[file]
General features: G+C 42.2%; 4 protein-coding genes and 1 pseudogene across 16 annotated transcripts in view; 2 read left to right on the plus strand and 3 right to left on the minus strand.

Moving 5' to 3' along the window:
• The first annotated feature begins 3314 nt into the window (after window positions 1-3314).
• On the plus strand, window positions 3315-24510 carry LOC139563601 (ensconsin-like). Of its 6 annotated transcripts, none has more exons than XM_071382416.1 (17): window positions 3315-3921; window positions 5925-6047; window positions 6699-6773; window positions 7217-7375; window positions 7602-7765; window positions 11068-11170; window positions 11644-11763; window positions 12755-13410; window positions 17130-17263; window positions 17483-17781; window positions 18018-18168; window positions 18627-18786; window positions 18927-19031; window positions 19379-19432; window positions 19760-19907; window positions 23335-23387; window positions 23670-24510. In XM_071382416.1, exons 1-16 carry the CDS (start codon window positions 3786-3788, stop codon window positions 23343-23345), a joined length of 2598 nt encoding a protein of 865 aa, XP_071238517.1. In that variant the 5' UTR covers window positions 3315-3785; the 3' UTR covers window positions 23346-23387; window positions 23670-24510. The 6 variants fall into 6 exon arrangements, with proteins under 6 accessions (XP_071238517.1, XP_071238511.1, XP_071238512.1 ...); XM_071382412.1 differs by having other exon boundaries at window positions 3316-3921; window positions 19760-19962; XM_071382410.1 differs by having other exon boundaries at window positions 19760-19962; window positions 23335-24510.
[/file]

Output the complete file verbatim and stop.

General features: G+C 42.2%; 4 protein-coding genes and 1 pseudogene across 16 annotated transcripts in view; 2 read left to right on the plus strand and 3 right to left on the minus strand.

Moving 5' to 3' along the window:
• The first annotated feature begins 3314 nt into the window (after window positions 1-3314).
• On the plus strand, window positions 3315-24510 carry LOC139563601 (ensconsin-like). Of its 6 annotated transcripts, none has more exons than XM_071382416.1 (17): window positions 3315-3921; window positions 5925-6047; window positions 6699-6773; window positions 7217-7375; window positions 7602-7765; window positions 11068-11170; window positions 11644-11763; window positions 12755-13410; window positions 17130-17263; window positions 17483-17781; window positions 18018-18168; window positions 18627-18786; window positions 18927-19031; window positions 19379-19432; window positions 19760-19907; window positions 23335-23387; window positions 23670-24510. In XM_071382416.1, exons 1-16 carry the CDS (start codon window positions 3786-3788, stop codon window positions 23343-23345), a joined length of 2598 nt encoding a protein of 865 aa, XP_071238517.1. In that variant the 5' UTR covers window positions 3315-3785; the 3' UTR covers window positions 23346-23387; window positions 23670-24510. The 6 variants fall into 6 exon arrangements, with proteins under 6 accessions (XP_071238517.1, XP_071238511.1, XP_071238512.1 ...); XM_071382412.1 differs by having other exon boundaries at window positions 3316-3921; window positions 19760-19962; XM_071382410.1 differs by having other exon boundaries at window positions 19760-19962; window positions 23335-24510.